The Western-style Gregorian calendar arrived in China along with Jesuit missionaries in 1582. It began to be used by the general population by 1912, and New Year’s Day was officially recognized as occurring on January 1.
Beginning in 1949, under the rule of Chinese Communist Party leader Mao Zedong, the government forbade celebration of the traditional Chinese New Year and followed the Gregorian calendar in its dealings with the West.
But at the end of the 20th century, Chinese leaders were more willing to accept the Chinese tradition. In 1996, China instituted a weeklong vacation during the holiday—now called Spring Festival—giving people the opportunity to travel home and to celebrate the new year.
Did You Know?
San Francisco, California, claims its Chinese New Year parade is the biggest celebration of its kind outside of Asia. The city has hosted a Chinese New Year celebration since the Gold Rush era of the 1860s, a period of large-scale Chinese immigration to the region.
In the early 21st century, many Chinese families spent a significant amount of their discretionary income celebrating the Spring Festival with traditional symbols and food. They also spent time watching the televised Spring Festival Gala: an annual variety show featuring traditional and contemporary singers, dancers and magic demonstrations.
Although the rites of the holiday no longer had religious value, people remained sensitive to the zodiac animals to the extent that they considered what, for example, a Year of the Dog in 2018 might mean for their personal fortunes or for a child born at that time.
A change in attitude toward the Spring Festival has occurred in China’s young people, with Chinese college students reporting that they prefer surfing the Internet, sleeping, watching TV or spending time with friends over celebrating with family. They also reported not liking traditional New Year food such as dumplings and glutinous rice pastry.
With its change of name from Chinese New Year to Spring Festival, for some members of the younger generation the holiday has evolved from an opportunity to renew family ties to a chance for relaxation from work.
Chinese New Year or 'Spring Festival' is China's most important festival and holiday. The next CNY falls on Friday, February 16th 2018, beginning a year of the Dog.
CNY is celebrated by a quarter of the world! Spring Festival is a major holiday in mainland China, Hong Kong, Macau, and Taiwan, and in many of China's neighboring countries such as Singapore and South Korea. And it's celebrated in the world's many China towns. See more on 10 Interesting Facts about CNY.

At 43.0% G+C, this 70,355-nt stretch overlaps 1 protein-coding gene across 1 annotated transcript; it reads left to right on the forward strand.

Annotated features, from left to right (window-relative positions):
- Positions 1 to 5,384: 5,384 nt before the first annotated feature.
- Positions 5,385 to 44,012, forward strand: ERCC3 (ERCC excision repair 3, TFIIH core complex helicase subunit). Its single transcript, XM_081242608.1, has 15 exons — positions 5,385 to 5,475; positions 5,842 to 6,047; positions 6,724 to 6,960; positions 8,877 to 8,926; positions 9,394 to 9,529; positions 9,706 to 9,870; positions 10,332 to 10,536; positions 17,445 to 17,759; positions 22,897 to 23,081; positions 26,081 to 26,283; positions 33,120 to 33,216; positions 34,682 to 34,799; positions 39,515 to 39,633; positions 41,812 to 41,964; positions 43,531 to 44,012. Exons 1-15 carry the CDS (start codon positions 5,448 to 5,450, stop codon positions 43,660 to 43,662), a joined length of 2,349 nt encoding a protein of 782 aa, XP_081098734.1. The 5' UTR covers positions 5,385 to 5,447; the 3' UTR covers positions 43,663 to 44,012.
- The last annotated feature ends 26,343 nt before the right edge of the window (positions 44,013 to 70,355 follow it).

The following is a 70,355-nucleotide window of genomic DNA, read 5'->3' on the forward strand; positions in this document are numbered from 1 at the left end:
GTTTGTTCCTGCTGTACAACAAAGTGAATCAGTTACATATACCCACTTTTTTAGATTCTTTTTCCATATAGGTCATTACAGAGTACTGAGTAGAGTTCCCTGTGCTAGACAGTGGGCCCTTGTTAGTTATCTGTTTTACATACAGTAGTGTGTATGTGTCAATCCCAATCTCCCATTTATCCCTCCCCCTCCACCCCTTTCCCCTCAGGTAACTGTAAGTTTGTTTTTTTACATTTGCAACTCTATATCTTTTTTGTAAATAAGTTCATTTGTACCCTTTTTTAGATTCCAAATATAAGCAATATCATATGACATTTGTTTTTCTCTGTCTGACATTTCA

When It Is and Animal Signs
CNY's date is decided by the Chinese lunar calendar, and it changes every year, but it's always in the period January 21 to February 20.
It'straditionally celebrated for 16 days, from the eve to Lantern Festival (March 2nd 2018). The coming 7-day Spring Festival public holiday will be February 15–21, 2018. See more on Chinese New Year Dates.
Each Chinese year is associated with an animal sign according to the Chinese zodiac. Chinese traditionally believe that years begin and end at Chinese New Year, rather than January 1. 2018 is a year of the Dog.
Traditions and Activities
In China, traditions and celebrations vary greatly across the country. In the North, Chinese dumplings are the must-eat food on Chinese New Year's Eve, but south of the Yangtze River most people eat spring rolls or sticky rice cake. For more on this, read How CNY Is Celebrated in Northern and Southern China.
The main traditions include eating reunion dinner with family, giving red envelopes, firecrackers, new clothes, and decorations. For full details see Spring Festival celebrations, or read on for a summary of activities and a guide to travel in China in this festive period.
Chinese New Year Preparations
Traditionally, Chinese people believe that the Kitchen Stove God is the god of the kitchen and affairs of the home. Now fewer and fewer Chinese worship the Kitchen God on lunar month 12 day 23 to pray for blessings on their home life. See more on 10 Disappearing CNY Traditions.
Chinese spring cleaning: A week before the new year begins, from the 23rd of the 12th lunar month (February 8, 2018), the tradition is Chinese people clean their houses thoroughly. The cleaning represents a wish to bid farewell to the old year, and welcome in new year good fortune.
Decorating Buildings and Streets with Lucky Red Items
Every street, building, and house where Spring Festival is celebrated is decorated with red. Red is the main color for the festival, as red is believed to be an auspicious color.
Red lanterns hang in streets; red couplets are pasted on doors; banks and official buildings are decorated with red New Year pictures depicting images of prosperity.
Most public decoration is done a month before, but home decoration is traditionally done on Chinese New Year's Eve. As 2018 is a year of the Dog, decorations related to dogs will be commonly seen. There are red dog dolls for children and New Year paintings with dogs on.
Chinese New Year's Eve — Family Time
CNY is a time for families to be together. Wherever they are, people are expected to be home to celebrate the festival with their families.
The Reunion Dinner
The New Year's Eve dinner is called 'reunion dinner', and is believed to be the most important meal of the year. Big families of several generations sit around round tables and enjoy the food and time together. Dishes with lucky meanings must be included in the dinner such as fish, dumplings, and spring rolls.
Some Chinese worship their ancestors before the reunion dinner, to show that they are putting their ancestors first.
What to Eat — Top Lucky Foods
Chinese people like eating, and they eat a lot during the Spring Festival.